Ever since I was a little girl, I was always "thicker" than everyone else. I was always the one with the athletic body. I was the taller girl who always kept up with the boys in my grade. All of my friends were thinner than me.

And all of my friends always pointed out that I was "bigger." I was compared to them, but I was not overweight for my age and height. I have never been "fat" or "obsese," but, in my eyes, I look that way in the mirror.

In cheerleading and dance, I was always the one lifting the girls due to my muscles, and quite frankly, just being too big. My coaches never said I wasn't flying because of my body type, yet I knew. Everyone knew. The bigger girls aren't the ones who get lifted up in the air.

At such a young age, I shouldn't have been so self-conscious.

All my friends wore skin-tight Sugarlips tank tops to school, while I wore my Justice t-shirt. And at that point in my life, there was no thought in my mind that made me want to wear skin-tight clothes. I was just a child, and I enjoyed being a child.

This feeling of not wanting to wear skin-tight clothes continues to this day.

At my high school, we did not have a dress code. You could wear whatever you wanted and get away with it. Everyone wore crop tops and high-waisted shorts. They wore shirts that showed a little too much cleavage.

In opposition, I wore my leggings and dance t-shirt that I lived in 24/7.

Even in college, I try not to wear tight clothes, as I am still not as comfortable with my body as I would like to be. I've never been the one to wear the tightest tops and pants.

And I've been OK with it.

Although I might post pictures in clothes that are revealing, I am so self-conscious and contemplate posting them for days.

I go back and forth with myself: "Do I look attractive?" and "Do they think I'm pretty?" and "There's no way I can pull this off."

In this present day, I am not comfortable in my own skin.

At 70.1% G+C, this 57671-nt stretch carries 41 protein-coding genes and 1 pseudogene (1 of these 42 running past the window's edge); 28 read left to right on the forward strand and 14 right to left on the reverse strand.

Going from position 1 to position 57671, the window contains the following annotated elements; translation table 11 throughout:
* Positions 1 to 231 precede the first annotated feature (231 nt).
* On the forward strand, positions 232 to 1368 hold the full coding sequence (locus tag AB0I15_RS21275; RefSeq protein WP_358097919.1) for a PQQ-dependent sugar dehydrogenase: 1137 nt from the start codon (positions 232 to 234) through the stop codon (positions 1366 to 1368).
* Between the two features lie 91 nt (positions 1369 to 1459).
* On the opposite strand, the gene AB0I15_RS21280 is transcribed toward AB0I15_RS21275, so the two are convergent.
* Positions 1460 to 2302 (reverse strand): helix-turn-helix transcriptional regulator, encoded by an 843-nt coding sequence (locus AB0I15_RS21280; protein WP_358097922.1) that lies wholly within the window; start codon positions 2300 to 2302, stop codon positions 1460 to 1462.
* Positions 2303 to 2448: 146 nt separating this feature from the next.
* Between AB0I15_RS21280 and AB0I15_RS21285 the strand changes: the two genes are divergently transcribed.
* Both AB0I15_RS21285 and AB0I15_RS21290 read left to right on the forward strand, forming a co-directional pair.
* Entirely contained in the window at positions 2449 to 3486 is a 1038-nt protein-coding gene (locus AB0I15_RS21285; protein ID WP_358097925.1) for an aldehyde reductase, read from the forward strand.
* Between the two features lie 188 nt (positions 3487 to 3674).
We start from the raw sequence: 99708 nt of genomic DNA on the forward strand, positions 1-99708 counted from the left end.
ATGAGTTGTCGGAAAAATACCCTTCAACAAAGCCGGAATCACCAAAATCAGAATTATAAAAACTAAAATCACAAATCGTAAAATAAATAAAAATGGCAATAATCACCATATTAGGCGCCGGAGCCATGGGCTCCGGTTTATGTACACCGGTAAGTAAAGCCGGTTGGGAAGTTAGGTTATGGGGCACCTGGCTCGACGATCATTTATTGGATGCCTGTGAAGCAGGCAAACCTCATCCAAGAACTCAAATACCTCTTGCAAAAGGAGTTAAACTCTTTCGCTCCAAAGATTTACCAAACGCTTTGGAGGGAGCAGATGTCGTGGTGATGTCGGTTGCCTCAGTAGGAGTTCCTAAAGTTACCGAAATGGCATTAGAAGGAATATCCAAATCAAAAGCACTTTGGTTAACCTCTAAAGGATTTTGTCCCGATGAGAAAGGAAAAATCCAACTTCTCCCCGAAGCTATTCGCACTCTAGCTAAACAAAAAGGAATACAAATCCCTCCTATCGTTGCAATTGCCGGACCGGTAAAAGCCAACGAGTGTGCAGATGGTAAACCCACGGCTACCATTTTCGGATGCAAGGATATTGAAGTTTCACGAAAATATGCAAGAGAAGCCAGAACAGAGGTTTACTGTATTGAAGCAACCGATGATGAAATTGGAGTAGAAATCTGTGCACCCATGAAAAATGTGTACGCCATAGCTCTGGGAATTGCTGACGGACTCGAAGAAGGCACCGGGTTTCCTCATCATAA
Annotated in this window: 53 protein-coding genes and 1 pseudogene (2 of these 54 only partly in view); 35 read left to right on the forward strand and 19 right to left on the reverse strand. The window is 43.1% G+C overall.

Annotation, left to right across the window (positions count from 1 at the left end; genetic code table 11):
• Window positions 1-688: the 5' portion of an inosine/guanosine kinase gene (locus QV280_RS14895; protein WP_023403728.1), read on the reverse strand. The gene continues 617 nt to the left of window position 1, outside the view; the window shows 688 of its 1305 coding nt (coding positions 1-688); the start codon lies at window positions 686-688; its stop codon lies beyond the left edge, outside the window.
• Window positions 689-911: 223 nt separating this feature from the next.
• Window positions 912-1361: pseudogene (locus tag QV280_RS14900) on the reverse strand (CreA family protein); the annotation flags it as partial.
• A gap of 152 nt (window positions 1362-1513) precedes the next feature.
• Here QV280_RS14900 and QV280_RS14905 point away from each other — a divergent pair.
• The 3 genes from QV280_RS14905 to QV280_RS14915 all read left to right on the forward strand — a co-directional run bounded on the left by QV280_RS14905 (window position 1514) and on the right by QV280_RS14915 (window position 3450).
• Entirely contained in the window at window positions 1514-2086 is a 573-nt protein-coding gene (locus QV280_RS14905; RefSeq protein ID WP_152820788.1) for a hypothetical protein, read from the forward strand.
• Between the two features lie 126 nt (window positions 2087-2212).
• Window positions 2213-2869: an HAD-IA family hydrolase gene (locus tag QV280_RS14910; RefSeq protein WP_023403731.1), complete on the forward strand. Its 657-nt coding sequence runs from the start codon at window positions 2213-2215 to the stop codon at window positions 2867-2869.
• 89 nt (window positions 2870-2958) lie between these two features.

I wake up every morning and look in the mirror, only to be disappointed in myself.

I turn and twist, looking at all my imperfections. I wake up wishing I was smaller, thinner and prettier. I start my day off wishing I was someone different — or better yet, that I looked like someone different.

I am not satisfied with myself. And it's sad to say that. My parents always say how beautiful I am, yet I never believe them.

Everyone has their flaws, and this is mine.

At every family gathering, everyone says, "Wow Sidney, you look great! What have you been doing?"

I appreciate it, yet it's so hard to believe them.

How can others see me in that way? Do they really think that, or are they just saying it?

The truth is, I have been doing nothing. I hardly ever workout — I mean, I chase around my two-year-old nephew around almost every day, but that's about it. I eat whatever I want, which usually consists of pasta and more carbs.

I know I should love myself unconditionally.

But with the workout plan and eating habits that I have, it is my fault that I think of myself in a way that isn't close to perfect.

My flaws are a work in progress, just like everyone else's. And I know that this should not be one of them. I always tell my friends to love themselves no matter what, but I cannot follow this piece of advice for myself.

I'm always the one telling everyone that they're so beautiful, so why can't I tell myself that?

I hope that, in the very near future, I will get to the point where I look in the mirror and love myself.

Whether it takes a few months or a few years, I will get there.